I wonder what the legendary science-fiction writer Isaac Asimov would say about the evolution of today’s robotic technologies…
I remember perusing Asimov’s most famous novel, I Robot (first published in 1950), as a junior high school student back in the dark ages of the late 1970s. Back then, industrial robots were just beginning to take to the factory floor in growing numbers. But the book was already famous for expounding what are sometimes called the “Three Laws of Robotics,” or more simply, “Asimov’s Laws.”
The first law states: A robot may not injure a human being or, through inaction, allow a human being to come to harm.
Asimov meant physical harm. But what about humans coming to economic harm?
We have a name for that, of course. It’s called capitalism. It’s the reason we can even talk about robots as something other than science fiction today in the first place.
But here’s what has me ruminating on the subject: Sometime in the next few months, Adidas — the world’s third-largest maker of sneakers — said it will power up its first Speedfactory in Ansbach, Germany — a manufacturing operation staffed entirely by robots with about a dozen human technicians.
To me, that’s earthshaking news for the future of employment.
Sure, it may not affect Americans much … at first (of all the major sneaker makers, only one — New Balance — still makes sneakers in the United States).
But just wait. Think bigger. Think of the proverbial forest instead of just a couple of trees…
Winning the Wage War
Until now, the making of a pair of sneakers was one of those tasks that largely defied the abilities of industrial robots. Machines just didn’t have the dexterity and finesse to handle and position the sneaker’s fabric and foam rubber components, not to mention sewing and gluing them all together.
Score one for the humans!
Even though sneaker making is a low-wage job, often done in unpleasant sweat-shop-style conditions, it provided employment to millions in Asia at the bottom of the economic ladder. The only problem: Humans have this highly annoying habit of wanting to get paid more, in terms of money and benefits as time goes by.
That’s what’s been happening in China and elsewhere in recent years. In 2014, a prolonged labor dispute at a contract manufacturer in Dongguan, in southern China, held up sneaker production for Adidas and other companies for weeks as 40,000 workers stayed off their jobs in protest.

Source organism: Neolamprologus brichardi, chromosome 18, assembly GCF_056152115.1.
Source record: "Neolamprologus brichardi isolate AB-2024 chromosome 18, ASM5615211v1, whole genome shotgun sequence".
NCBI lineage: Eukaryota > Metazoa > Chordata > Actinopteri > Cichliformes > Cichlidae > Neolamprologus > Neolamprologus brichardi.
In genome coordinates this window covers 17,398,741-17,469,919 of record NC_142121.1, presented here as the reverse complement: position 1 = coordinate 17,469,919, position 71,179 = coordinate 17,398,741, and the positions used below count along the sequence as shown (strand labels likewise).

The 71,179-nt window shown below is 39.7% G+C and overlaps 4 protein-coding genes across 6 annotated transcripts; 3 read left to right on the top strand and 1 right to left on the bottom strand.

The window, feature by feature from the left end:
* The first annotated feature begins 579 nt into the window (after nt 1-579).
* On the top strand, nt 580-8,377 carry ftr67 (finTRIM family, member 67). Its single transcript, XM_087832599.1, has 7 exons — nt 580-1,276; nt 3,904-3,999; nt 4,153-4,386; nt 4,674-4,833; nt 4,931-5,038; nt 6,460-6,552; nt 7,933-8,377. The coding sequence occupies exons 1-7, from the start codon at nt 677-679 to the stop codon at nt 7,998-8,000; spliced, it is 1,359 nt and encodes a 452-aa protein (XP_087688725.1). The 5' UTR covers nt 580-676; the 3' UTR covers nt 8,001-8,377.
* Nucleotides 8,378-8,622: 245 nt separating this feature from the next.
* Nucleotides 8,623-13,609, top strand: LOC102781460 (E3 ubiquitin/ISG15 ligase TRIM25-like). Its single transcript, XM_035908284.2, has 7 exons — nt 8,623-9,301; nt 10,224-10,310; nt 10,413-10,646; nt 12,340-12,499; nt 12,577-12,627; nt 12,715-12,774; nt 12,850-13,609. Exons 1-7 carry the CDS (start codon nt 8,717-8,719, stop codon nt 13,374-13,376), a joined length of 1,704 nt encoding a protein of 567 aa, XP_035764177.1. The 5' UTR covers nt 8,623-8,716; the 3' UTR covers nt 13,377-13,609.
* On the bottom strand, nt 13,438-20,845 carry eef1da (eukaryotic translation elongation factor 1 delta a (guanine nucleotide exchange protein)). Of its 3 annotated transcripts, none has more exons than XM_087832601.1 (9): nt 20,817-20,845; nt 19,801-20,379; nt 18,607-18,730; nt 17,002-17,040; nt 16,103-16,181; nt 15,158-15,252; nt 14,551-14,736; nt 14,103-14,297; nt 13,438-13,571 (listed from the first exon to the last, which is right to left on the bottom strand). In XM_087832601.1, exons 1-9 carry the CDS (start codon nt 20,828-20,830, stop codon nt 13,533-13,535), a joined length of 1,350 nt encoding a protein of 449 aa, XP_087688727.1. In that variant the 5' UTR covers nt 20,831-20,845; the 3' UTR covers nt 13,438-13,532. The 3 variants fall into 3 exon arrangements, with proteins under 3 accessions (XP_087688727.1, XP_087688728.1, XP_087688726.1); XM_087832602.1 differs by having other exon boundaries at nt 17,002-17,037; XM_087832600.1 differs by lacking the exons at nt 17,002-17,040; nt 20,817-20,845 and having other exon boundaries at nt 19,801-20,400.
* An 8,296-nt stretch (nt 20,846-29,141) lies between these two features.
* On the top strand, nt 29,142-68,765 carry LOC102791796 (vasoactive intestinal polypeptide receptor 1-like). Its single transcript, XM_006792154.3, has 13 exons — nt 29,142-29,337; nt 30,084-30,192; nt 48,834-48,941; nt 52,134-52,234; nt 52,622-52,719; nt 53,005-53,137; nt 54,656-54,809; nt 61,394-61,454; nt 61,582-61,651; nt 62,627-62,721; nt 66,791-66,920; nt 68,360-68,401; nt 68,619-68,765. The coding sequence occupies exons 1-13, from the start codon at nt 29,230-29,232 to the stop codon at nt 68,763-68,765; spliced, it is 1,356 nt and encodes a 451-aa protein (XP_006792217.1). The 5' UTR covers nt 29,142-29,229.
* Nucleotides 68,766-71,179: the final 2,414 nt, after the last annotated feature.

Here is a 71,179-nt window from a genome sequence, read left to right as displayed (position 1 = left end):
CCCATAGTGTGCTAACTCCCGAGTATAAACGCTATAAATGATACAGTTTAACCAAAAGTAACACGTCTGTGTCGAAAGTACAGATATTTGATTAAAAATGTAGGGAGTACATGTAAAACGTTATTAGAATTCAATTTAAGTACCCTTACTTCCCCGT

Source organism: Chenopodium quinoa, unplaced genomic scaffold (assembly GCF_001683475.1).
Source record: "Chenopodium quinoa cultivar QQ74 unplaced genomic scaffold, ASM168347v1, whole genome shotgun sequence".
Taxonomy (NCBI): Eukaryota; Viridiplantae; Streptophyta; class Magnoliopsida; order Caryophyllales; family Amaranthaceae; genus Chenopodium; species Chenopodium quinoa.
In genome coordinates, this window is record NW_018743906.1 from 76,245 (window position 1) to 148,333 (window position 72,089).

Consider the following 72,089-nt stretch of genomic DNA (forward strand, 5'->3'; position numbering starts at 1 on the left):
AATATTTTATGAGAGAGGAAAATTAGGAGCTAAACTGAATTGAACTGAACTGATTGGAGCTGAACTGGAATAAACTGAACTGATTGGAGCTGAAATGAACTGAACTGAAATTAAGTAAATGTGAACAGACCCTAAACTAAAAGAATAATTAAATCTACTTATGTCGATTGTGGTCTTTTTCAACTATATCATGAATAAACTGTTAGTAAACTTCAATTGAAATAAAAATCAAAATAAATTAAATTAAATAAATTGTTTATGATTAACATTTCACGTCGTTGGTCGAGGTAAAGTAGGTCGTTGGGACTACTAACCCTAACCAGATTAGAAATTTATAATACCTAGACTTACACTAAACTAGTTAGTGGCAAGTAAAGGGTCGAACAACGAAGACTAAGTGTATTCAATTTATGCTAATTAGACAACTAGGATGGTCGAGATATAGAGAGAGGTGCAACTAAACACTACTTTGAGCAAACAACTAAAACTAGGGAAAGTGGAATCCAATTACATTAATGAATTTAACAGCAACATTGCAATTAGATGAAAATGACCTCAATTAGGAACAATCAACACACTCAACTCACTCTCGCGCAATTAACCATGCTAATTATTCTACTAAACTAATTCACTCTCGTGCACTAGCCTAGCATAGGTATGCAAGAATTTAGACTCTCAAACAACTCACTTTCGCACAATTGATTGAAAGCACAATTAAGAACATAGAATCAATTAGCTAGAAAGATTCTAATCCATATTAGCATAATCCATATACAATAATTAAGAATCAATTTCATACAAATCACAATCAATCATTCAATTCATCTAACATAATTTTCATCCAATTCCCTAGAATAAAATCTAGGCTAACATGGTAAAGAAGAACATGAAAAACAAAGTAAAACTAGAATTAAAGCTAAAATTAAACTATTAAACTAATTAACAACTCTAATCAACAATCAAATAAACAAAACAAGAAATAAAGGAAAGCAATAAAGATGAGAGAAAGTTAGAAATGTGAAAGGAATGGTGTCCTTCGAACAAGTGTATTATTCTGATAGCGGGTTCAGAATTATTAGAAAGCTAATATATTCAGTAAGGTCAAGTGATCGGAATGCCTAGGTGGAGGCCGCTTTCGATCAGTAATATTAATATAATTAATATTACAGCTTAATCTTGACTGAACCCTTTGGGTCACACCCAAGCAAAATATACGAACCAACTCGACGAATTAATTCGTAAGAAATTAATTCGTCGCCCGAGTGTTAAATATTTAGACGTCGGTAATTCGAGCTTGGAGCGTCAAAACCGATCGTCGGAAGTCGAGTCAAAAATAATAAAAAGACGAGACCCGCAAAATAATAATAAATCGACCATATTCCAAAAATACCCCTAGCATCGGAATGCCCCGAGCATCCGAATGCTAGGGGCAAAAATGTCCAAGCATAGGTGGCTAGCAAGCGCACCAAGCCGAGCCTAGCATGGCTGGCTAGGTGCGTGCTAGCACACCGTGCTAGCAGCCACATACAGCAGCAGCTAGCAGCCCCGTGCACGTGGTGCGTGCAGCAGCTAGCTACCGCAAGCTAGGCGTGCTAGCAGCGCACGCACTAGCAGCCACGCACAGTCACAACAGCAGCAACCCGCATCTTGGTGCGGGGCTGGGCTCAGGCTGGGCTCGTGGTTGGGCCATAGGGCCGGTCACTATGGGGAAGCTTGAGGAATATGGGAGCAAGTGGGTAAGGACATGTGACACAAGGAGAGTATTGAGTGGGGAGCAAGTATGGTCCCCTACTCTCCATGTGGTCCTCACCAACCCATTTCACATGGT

Labor strife is a major new phenomenon in China (where independent trade unions are illegal). But workers, thanks to social media, have been able to communicate and organize anyway — even when police arrest and cart off the most vocal leaders.
As a result, the number of worker protests is rising. The China Labor Bulletin tracked 1,400 strikes in 2014, and more than 2,700 last year.
Vietnam is a huge production center too, these days. Nike alone employs more than 300,000 people there. The country is not immune to strikes. Last year, as many as 90,000 workers at a contract manufacturing plant in Saigon (sorry, I still can’t call it Ho Chi Minh City) went out on strike. The facility churns out millions of pairs of shoes each year for Nike, Adidas and others.
Now along comes Adidas’ robotic sneaker-making effort.
The sporting goods maker says it has two goals for its Speedfactory. One is to cut the length of time it takes to design a new shoe, put it into production and get it out to “fast fashion” shoe buyers. The other is to cut its freight costs from Asia.
Left unsaid is that by doing so, a sneaker maker cuts much of its labor costs too. Each pair of $100 sneakers costs roughly $25 to make in Asia, and another $3.50 to ship across the ocean.
Imagine how much more money Adidas would make if it shifted even a small percentage of its sneaker-making capacity from Asia, to say, Detroit (one company executive said that’s where the company was looking to place its first U.S. robotic sneaker factory).
The American Worker Pays a Steep Price
Does the return to the U.S. mean a revival of American shoemaking? Not unless you’re a highly skilled technician or engineer in robotics and automated factory environments.
According to Adidas, the Speedfactory would employ just 10 humans to service and maintain their robotic overlords.
The bigger point of all this is that robotics, which have long been used to replace expensive, skilled workers (such as spot welders and machinists), are now moving into some of the most unskilled, labor-intensive job categories.
It all speaks to a key Sovereign Society theme of technology keeping downward pressure on wages. Amazon has a labor force of more than 200,000, yet also owns its own line of expensive “warehouse picker” robots. It has options if its human workers start costing too much, eating into the company’s already thin margins.
And if sneaker makers can successfully churn out thousands of pairs of robotically made “Flyknit Air Max” running shoes (yeah, I know that’s a Nike brand; they’re on the path toward robotic factories too), can apparel makers be far behind, or fruit and vegetable picking for that matter? What about all the folks who do all the stocking of boxes on the shelves of the big-box and grocery stores at night when most of us are asleep?
We are moving into a new period that would likely give Isaac Asimov a whole lot more to write about in the coming age of robots. The future is grim for the American worker. The U.S. is already facing the specter of recession yet again as the manufacturing sector weakens and our so-called jobs recovery was really a sham in which we swapped high-paying, middle-class jobs with low-paying, service sector and temporary jobs. Add in robots scooping up more jobs and the future becomes even bleaker.
Editorial Director, The Sovereign Society
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